I gave the backgrounder on the case back in November. It concerned a parental notification law in New Hampshire, a statute which required notification of parents (or a court order, in the alternative, under certain circumstances) before a teenage girl is allowed to have an abortion.
The ruling was somewhat surprising, but the bottom line is that it didn’t alter the playing field much in the abortion debate. It merely deals with the way that courts in the future can address (and remedy) future issues involving abortion law challenges. SCOTUSBlog explains:
The Court, in a rare unanimous vote in an abortion case, ruled that lower courts may have gone too far in striking down the entire parental notice law, enacted in 2003. Declaring that pregnant teenagers sometimes need an immediate abortion to avert serious health problems, the Court said the New Hampshire law must be read to allow that when it occurs, which it suggested would be "in a very small percentage of cases."
If the law can be interpreted to make that exception, and still be in keeping with what the state legislature intended, the Court indicated, the remainder of the law may remain intact. The state law, as written, makes an exception for teenagers where an abortion is necessary to save the pregnant girl’s life, but it does not make a health exception.
Justice Sandra Day O’Connor, in what may be her final ruling as a member of the Court, wrote the decision. She summed it up this way in the opening paragraph:
"We do not revisit our abortion precedents today, but rather address a question of remedy: If enforcing a statute that regulates access to abortion would be unconstitutional in medical emergencies, what is the appropriate judicial response? We hold that invalidating the statute entirely is not always necessary or justified, for lower courts may be able to render narrower declaratory and injunctive relief."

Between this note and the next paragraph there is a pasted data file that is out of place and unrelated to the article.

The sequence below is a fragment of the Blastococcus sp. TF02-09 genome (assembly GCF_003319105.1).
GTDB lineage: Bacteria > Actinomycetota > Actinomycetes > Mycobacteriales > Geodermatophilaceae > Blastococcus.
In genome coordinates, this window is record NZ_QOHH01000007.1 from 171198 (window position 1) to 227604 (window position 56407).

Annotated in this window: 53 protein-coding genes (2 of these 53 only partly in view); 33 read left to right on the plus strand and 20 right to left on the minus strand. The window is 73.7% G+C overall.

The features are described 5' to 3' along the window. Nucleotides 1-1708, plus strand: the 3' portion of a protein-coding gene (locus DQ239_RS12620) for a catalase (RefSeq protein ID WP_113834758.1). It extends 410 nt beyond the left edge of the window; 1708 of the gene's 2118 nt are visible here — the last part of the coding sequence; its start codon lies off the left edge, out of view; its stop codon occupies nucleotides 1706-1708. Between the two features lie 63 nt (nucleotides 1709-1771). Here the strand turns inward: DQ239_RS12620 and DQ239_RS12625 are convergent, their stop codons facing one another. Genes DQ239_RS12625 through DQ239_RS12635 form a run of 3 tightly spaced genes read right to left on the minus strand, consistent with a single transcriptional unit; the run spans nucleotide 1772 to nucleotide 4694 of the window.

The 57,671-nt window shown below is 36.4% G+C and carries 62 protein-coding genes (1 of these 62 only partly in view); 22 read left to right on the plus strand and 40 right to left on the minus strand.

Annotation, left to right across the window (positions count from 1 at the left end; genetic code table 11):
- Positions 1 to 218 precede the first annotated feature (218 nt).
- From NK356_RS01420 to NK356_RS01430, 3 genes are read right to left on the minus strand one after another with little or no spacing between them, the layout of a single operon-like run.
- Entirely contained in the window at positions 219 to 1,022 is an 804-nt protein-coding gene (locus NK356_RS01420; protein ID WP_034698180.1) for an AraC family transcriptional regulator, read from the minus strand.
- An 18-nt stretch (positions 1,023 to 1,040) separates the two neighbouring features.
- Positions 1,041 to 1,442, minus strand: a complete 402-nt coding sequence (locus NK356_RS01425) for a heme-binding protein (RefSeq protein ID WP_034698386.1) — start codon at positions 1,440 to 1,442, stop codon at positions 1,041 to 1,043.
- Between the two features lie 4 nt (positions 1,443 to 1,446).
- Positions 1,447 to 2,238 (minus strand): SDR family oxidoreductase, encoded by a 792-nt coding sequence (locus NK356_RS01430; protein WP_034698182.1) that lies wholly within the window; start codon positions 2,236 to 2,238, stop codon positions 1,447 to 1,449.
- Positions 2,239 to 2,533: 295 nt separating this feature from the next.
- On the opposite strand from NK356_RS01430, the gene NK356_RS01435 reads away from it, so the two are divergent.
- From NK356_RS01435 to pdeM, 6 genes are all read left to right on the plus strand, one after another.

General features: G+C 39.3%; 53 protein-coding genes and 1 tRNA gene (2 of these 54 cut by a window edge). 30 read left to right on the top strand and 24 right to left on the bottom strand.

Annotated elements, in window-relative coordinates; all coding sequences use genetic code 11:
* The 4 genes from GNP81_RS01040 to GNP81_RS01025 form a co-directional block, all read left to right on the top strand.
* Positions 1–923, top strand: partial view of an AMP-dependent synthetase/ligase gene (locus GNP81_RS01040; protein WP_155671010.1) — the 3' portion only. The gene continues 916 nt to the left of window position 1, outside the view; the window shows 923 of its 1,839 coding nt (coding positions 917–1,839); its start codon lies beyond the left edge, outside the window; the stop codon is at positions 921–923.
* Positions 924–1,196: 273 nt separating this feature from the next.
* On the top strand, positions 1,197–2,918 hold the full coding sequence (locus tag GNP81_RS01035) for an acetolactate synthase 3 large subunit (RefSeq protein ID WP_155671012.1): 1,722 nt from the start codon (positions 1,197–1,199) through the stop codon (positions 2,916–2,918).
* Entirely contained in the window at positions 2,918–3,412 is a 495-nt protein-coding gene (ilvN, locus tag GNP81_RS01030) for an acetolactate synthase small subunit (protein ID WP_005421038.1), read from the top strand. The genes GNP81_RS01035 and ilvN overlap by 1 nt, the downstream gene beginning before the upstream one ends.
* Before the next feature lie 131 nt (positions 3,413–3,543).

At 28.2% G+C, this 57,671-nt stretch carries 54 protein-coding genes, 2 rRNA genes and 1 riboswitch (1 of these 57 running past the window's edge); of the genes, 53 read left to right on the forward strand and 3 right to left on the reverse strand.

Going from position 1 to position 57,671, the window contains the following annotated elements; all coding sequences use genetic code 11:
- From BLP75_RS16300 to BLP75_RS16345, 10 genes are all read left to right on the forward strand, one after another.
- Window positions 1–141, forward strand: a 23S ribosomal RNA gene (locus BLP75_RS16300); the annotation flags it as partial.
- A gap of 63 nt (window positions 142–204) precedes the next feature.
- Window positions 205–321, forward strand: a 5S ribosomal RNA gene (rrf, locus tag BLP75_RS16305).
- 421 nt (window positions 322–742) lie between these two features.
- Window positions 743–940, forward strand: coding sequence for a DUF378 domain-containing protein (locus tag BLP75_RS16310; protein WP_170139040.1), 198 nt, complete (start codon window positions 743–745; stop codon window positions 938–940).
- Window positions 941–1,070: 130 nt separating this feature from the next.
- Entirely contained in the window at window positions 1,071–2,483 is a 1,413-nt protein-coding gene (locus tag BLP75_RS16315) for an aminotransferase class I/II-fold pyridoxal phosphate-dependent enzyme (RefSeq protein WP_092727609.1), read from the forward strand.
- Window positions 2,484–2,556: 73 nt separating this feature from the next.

The ruling was noteworthy in a number of respects, in addition to the unanimity: the O’Connor opinion was unusually brief (ten pages in all, only six pages of analysis), it did not clarify whether abortion restrictions must always have a health exception (in non-emergency situations), it did not settle whether abortion laws’ constitutionality will be judged by a different standard than other laws (the so-called "Salerno" issue), and it was the first abortion decision in which Chief Justice John G. Roberts, Jr., cast a vote of any kind — here, silently joining in a single opinion.
In some ways, the opinion seemed to reveal a collective decision by Justices with far different views on abortion to suspend their disagreement until some future occasion, in order to deal with a case that had come increasingly to look as if it were confined to the law for clearcut medical emergencies, instead of being a major test case on the underlying constitutional controversy. By no means, however, did it bridge the existing fundamental disagreements among the Court’s members in this field of law.
Read most broadly, though, the opinion could be understood as laying down a new limit on lower court judges’ authority to issue sweeping decisions that nullify new abortion laws, end to end. It quite clearly calls for a much more discrete, refined review of the ways in which a law might be enforced validly.
If, in fact, that is the way the decision is applied by lower courts in this and other cases, it could amount to a narrowing of abortion rights. That is because it would amount as a legal matter to less reliance upon an individual doctor’s professional judgment in individual cases, especially when the abortion option is not considered in a truly emergency situation, but is only deemed medically advisable for a given patient.